Challenges in IBD Research: Preclinical Human IBD Mechanisms.

Journal Article (Journal Article;Review)

Preclinical human IBD mechanisms is part of five focus areas of the Challenges in IBD research document, which also include environmental triggers, novel technologies, precision medicine and pragmatic clinical research. The Challenges in IBD research document provides a comprehensive overview of current gaps in inflammatory bowel diseases (IBD) research and delivers actionable approaches to address them. It is the result of a multidisciplinary input from scientists, clinicians, patients, and funders, and represents a valuable resource for patient centric research prioritization. In particular, the preclinical human IBD mechanisms manuscript is focused on highlighting the main research gaps in the pathophysiological understanding of human IBD. These research gap areas include: 1) triggers of immune responses; 2) intestinal epithelial homeostasis and wound repair; 3) age-specific pathophysiology; 4) disease complications; 5) heterogeneous response to treatments; and 6) determination of disease location. As an approach to address these research gaps, the prioritization of reverse translation studies is proposed in which clinical observations are the foundation for experimental IBD research in the lab, and for the identification of new therapeutic targets and biomarkers. The use of human samples in validating basic research findings and development of precision medicine solutions is also proposed. This prioritization aims to put emphasis on relevant biochemical pathways and humanized in vitro and in vivo models that extrapolate meaningfully to human IBD, to eventually yield first-in-class and effective therapies.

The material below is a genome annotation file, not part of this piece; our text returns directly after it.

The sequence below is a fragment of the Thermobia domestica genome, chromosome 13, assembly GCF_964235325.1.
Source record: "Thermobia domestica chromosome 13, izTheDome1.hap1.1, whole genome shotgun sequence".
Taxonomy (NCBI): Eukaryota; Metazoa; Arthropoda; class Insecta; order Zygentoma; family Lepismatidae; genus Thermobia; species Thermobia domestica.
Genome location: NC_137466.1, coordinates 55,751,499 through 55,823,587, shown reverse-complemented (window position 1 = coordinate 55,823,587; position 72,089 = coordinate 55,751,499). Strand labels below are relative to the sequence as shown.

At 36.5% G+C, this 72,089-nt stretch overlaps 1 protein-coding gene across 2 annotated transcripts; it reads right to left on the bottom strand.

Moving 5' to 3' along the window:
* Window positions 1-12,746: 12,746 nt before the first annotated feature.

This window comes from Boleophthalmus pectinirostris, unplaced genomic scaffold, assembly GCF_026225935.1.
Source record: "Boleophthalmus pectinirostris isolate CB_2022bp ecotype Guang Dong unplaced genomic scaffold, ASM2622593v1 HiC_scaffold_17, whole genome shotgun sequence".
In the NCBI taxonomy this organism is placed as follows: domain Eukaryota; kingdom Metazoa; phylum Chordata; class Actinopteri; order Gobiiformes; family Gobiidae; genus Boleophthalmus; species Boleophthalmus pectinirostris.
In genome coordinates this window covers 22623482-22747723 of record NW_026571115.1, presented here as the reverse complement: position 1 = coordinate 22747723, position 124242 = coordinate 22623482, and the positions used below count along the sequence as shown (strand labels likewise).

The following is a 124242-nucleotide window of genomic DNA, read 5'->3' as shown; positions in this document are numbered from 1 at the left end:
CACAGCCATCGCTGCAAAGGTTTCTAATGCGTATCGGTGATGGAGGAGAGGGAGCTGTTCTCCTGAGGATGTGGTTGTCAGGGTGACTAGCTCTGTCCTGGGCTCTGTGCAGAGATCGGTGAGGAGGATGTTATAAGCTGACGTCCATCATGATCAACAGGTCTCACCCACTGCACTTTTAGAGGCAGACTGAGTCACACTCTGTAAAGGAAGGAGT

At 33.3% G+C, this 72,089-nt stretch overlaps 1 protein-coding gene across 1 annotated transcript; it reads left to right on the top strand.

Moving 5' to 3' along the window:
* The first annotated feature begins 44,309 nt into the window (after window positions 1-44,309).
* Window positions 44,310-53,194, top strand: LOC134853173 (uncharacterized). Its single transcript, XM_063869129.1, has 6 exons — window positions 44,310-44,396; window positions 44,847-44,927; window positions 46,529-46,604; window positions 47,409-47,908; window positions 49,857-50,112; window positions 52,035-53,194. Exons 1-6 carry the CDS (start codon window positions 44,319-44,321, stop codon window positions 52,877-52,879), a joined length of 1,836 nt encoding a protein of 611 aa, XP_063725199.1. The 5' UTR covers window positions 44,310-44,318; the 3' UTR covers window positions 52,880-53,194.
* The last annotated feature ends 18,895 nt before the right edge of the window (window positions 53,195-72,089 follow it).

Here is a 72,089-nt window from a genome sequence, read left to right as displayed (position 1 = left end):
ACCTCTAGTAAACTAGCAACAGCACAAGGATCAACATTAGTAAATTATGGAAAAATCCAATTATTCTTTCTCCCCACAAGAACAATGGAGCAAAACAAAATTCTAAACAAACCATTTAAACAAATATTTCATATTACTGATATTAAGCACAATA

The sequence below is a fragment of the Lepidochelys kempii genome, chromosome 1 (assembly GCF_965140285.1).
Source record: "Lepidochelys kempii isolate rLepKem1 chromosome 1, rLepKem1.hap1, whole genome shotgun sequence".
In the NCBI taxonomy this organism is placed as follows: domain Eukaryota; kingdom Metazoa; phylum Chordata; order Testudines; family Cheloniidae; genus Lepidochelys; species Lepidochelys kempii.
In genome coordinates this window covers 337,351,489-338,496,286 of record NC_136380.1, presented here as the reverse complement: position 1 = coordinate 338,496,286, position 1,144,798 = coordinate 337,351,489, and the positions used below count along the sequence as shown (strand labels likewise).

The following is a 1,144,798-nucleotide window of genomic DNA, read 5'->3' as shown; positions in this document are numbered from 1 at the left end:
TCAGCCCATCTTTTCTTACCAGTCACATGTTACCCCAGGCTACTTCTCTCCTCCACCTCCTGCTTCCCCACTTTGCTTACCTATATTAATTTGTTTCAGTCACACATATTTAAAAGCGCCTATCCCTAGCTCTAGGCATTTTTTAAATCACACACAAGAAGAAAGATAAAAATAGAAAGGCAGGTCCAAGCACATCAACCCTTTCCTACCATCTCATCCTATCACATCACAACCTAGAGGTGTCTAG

Full Text

Duke Authors

Cited Authors

  • Pizarro, TT; Stappenbeck, TS; Rieder, F; Rosen, MJ; Colombel, J-F; Donowitz, M; Towne, J; Mazmanian, SK; Faith, JJ; Hodin, RA; Garrett, WS; Fichera, A; Poritz, LS; Cortes, CJ; Shtraizent, N; Honig, G; Snapper, SB; Hurtado-Lorenzo, A; Salzman, NH; Chang, EB

Published Date

  • May 16, 2019

Published In

Volume / Issue

  • 25 / Suppl 2

Start / End Page

  • S5 - S12

PubMed ID

  • 31095706

Pubmed Central ID

  • 31095706

Electronic International Standard Serial Number (EISSN)

  • 1536-4844

Digital Object Identifier (DOI)

  • 10.1093/ibd/izz075


  • eng

Conference Location

  • England